Study: Adult Brain Grows New Neurons, but at “Functionally Insignificant” Rate

A newly-published study has challenged the basis of a new and widely accepted theory in neuroscience. At issue is the process of neurogenesis, or the growing of new neurons, which was long believed to cease in humans shortly after birth. Over the past 30 years, however, researchers found increasing evidence suggesting neurogenesis does in fact occur in adult humans, and it is now widely believed to occur in two specific regions of the brain. This acceptance led researchers across the field to reexamine their theories and evidence for roles neurogenesis might play in learning, memory, dementia, and other concepts. Because adult neurogenesis implicates a variety of issues in neuroscience, the new study could be of great significance if its conclusions are correct.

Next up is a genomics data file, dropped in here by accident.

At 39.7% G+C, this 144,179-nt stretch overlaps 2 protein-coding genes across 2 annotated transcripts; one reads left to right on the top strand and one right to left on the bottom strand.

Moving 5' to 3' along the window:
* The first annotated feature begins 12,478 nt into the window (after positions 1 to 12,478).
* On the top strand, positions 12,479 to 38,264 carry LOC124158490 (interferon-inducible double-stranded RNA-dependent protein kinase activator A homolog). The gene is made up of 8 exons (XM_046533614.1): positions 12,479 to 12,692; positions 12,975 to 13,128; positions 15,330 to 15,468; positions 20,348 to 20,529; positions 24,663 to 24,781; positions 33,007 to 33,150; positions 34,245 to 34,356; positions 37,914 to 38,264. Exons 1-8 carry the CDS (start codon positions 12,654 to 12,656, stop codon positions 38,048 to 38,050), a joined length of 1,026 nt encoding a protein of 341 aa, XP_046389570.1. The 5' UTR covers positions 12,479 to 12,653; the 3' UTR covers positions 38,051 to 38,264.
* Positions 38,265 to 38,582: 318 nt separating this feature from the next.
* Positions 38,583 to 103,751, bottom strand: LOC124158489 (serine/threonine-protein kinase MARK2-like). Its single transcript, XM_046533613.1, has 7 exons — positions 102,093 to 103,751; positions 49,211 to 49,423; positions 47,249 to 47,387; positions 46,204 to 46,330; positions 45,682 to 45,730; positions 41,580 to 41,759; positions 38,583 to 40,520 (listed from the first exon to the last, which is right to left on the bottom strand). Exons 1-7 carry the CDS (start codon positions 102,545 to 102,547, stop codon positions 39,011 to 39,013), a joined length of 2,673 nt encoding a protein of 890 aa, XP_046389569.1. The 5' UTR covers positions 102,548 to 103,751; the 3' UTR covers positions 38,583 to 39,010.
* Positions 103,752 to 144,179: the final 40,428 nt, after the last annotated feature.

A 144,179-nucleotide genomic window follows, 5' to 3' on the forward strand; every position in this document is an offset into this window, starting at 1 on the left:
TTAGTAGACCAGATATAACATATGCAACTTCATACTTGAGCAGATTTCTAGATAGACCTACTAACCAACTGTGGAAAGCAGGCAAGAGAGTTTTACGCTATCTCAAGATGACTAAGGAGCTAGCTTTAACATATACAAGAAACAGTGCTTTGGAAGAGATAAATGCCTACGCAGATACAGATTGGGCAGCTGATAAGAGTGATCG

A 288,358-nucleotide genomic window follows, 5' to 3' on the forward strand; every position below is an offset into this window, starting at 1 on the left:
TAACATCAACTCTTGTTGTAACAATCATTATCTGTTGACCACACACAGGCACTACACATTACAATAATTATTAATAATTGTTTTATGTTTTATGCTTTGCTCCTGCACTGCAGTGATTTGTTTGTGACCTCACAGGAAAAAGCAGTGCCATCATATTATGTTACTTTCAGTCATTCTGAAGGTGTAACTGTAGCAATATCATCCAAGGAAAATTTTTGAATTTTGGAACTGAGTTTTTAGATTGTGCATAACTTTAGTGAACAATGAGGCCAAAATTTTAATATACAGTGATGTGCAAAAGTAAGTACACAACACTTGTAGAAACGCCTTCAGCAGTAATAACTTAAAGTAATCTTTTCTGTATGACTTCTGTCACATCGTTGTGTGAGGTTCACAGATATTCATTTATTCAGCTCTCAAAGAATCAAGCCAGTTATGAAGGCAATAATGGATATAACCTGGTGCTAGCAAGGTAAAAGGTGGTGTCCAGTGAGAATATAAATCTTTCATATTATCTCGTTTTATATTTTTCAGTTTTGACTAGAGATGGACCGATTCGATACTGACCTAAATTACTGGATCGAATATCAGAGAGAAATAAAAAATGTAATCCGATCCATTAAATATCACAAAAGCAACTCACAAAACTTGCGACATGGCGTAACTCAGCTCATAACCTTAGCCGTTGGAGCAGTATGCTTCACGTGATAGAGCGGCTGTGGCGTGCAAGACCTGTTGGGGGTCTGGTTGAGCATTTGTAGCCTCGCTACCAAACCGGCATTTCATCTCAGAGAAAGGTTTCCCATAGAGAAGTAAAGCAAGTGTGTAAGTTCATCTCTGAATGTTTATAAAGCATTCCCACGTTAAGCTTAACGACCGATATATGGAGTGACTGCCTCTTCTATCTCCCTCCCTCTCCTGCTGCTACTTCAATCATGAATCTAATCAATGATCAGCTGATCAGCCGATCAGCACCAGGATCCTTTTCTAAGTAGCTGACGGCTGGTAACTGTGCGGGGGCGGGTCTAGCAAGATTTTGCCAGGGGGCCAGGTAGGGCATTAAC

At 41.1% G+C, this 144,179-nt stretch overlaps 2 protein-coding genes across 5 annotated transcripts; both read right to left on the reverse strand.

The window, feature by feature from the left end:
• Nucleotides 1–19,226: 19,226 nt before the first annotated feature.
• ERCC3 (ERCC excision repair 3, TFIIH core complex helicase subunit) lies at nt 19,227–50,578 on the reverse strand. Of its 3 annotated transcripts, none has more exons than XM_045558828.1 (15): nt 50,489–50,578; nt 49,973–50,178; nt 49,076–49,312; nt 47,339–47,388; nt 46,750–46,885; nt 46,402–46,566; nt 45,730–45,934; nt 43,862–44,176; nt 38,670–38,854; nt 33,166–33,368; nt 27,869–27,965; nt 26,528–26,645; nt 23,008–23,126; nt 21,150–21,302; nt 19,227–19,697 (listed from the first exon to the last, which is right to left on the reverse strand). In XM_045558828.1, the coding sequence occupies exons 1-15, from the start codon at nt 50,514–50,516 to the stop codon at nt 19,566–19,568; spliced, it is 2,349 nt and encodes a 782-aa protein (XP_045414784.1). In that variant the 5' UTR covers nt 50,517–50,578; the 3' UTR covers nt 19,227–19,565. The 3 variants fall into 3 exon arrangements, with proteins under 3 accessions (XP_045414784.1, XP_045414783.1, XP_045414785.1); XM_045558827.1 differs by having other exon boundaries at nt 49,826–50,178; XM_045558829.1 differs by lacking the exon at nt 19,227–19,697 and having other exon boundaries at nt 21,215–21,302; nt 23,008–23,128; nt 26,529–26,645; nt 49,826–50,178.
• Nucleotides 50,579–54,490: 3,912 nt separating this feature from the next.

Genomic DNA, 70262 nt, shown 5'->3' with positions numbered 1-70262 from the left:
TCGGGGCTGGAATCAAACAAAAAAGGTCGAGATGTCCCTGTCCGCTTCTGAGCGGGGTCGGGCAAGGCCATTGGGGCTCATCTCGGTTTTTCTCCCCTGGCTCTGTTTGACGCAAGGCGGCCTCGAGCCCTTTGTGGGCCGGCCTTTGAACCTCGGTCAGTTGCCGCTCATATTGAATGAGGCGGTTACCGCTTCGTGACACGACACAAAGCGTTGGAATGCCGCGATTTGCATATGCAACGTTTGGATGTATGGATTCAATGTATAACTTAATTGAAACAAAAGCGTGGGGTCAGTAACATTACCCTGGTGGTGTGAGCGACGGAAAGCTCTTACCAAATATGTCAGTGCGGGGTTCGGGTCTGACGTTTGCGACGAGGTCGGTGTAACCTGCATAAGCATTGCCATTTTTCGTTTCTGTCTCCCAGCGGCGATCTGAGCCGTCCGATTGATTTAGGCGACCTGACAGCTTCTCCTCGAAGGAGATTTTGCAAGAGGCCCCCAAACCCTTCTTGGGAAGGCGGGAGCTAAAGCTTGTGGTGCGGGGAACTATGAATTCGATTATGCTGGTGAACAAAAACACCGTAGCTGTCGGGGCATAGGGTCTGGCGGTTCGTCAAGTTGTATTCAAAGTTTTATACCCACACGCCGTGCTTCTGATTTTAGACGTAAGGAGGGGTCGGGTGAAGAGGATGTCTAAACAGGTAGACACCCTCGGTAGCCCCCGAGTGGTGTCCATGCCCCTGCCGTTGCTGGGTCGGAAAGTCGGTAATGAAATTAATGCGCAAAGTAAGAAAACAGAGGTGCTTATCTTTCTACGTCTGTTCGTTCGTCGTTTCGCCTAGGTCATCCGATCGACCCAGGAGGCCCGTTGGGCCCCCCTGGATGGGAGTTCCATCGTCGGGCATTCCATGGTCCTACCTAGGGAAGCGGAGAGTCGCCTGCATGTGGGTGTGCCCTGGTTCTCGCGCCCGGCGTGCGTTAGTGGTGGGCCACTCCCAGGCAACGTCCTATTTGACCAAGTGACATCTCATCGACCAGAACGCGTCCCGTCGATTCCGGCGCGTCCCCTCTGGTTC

The researchers found that while neurogenesis does occur in the adult brain, it occurs at such a low rate that it does not contribute noticeably to any neurological pathology. The study measured the levels of three proteins in the preserved brains of persons who had died at various ages ranging from infancy to 59 years. Two of the proteins are found in cells as they multiply, and the third occurs only in still-developing neurons. The researchers compared the protein levels with age, and found that neurogenesis rates decline with age more rapidly than in other mammals, meaning that the rate of neurogenesis adult brain is “functionally insignificant.”

Publication of the paper is forthcoming in the journal Neuropathology and Applied Neurobiology. A more in-depth commentary can be found at Neuroskeptic.

Image by Fanny Castets, CC BY-SA 3.0